Dan: You are correct, primarily taiji chaun and kenpo. I do taiji now, but got back to kenpo to help a friend work his techniques through green, where he was when he moved. As for age, I remember when dirt was clean. Drive in movies, paper oil cans, round tv screens in glorious black and white. I remember where I was when Kennedy was shot as clearly as when the twin towers fell. Dang, Im just old
Ok, fair enough LOL.
Im thinking we arent quite on the same page with structuring and pre-forming weapons. Didnt you, as a new martial artist, spend many hours forming your "blocks", strikes, etc. with a lot of wasted motion? I bet, from time to time, you still stand and do these with full chamber and full range of motion. What happens here is your muscles come into play and joints align in specific ways, and over and over you learn this is what an inward block feels like, both cognitively and in muscle memory.
Not so much because we have point of origin, and chambering a lot of times represents something else besides pulling the hand back to the waist. Mr. Durgan is big on letting the movements be exploited for everything they are worth.
As you progress, the inward block fires from point of origin, yet all the strength and alignment is the same. Your body has learned that this is how it is to structure that block, through a lot of wasted repetition. It still, however, looks like a block, even without the chamber.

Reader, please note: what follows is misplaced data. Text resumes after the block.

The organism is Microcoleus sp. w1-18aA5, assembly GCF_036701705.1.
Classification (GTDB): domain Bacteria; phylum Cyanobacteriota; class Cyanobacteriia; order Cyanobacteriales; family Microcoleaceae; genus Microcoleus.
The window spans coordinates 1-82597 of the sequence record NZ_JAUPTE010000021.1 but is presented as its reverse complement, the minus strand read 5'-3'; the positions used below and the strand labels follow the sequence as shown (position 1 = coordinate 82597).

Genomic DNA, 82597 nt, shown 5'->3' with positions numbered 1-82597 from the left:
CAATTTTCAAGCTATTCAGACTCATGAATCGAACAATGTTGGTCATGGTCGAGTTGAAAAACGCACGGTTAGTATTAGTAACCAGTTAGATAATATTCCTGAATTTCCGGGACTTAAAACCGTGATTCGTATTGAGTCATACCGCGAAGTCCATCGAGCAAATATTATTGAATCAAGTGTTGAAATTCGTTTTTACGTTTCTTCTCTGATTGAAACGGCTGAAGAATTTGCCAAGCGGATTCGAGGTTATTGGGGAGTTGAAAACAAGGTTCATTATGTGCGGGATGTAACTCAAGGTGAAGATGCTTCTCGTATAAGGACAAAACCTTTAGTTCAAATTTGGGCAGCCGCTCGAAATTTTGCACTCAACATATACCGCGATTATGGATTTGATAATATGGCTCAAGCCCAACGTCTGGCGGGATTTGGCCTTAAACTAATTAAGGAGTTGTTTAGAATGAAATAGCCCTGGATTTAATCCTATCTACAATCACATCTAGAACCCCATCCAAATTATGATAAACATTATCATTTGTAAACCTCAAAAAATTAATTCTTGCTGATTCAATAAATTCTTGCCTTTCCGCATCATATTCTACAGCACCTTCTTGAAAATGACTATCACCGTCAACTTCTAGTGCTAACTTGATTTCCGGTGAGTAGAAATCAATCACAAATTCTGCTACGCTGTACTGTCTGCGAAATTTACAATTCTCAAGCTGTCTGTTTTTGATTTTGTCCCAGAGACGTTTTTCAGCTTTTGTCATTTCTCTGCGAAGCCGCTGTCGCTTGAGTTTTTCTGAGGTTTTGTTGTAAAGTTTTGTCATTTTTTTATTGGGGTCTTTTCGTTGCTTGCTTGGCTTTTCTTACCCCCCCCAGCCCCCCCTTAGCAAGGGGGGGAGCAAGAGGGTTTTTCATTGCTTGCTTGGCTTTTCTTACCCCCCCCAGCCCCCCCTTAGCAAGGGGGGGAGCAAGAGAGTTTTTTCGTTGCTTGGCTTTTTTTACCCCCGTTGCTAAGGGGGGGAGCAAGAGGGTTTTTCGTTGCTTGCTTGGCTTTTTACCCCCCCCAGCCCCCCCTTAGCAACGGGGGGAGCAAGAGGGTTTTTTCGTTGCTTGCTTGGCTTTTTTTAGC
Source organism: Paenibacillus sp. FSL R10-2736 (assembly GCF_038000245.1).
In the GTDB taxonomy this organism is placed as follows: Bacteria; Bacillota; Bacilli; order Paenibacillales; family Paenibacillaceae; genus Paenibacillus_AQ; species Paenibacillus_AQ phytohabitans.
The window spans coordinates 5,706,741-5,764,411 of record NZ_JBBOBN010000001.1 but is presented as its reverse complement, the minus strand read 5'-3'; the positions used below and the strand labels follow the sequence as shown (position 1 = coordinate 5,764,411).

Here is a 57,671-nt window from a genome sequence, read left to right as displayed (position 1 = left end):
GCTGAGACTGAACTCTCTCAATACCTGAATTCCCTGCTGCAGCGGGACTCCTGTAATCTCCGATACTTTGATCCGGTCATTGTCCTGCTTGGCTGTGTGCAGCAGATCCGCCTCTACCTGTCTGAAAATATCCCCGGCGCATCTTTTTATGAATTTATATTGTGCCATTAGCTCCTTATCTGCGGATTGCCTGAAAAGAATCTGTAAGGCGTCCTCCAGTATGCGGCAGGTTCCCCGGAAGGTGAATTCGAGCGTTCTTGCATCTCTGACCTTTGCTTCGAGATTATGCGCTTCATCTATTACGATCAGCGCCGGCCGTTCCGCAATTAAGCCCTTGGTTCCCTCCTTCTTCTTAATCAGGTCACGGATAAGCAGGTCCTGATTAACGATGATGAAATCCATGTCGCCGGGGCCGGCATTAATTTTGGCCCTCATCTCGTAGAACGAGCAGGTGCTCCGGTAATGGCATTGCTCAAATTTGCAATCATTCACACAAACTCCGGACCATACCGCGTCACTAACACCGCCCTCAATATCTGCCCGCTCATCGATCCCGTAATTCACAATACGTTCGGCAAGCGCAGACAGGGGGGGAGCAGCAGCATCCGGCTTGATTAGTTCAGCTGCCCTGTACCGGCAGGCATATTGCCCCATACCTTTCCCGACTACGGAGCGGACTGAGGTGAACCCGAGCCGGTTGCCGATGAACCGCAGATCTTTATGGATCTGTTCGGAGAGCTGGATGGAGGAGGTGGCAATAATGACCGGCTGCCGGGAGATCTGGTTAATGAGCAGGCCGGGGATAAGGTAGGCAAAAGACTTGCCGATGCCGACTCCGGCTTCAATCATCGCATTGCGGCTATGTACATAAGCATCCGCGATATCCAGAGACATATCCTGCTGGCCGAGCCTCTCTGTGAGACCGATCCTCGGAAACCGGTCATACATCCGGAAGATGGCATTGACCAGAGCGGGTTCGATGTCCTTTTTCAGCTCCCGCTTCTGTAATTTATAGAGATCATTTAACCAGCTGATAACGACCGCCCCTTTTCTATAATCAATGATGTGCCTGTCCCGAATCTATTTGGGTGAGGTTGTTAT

In basic form yes, but we don't spend a lot of time doing stuff in the air unless it is a form. We spend a lot of time pushing hands or playing sticking hands and learning how to manipulate principles to our benefit.
A push is a bit different. Everyone knows how to push- theyve been doing it all their lives. However, you cannot completely remove the patterns of motion from your hands and arms in that 2 hand push to his chest. In order to push effectively, you will at least partially go through the pattern I described. Try it and see.
Yes I understand that and that is why I don't push people as the first part of an attack. You lose depth of penetration and speed as well as adding a telegraph if done the way you described.
You are right about drills helping you hide intent. However, they should never break your structure. Quite the opposite, they should enhance structure under stress.
Ah but in American Kenpo we break structure all the time depending on how the fight is going. We would be more apt to call it transition than breaking structure though and there is a lot that takes place internally that I am sure you are aware of.
BTW nice analyzation of the locking sequence shown in the videos.
Have a nice day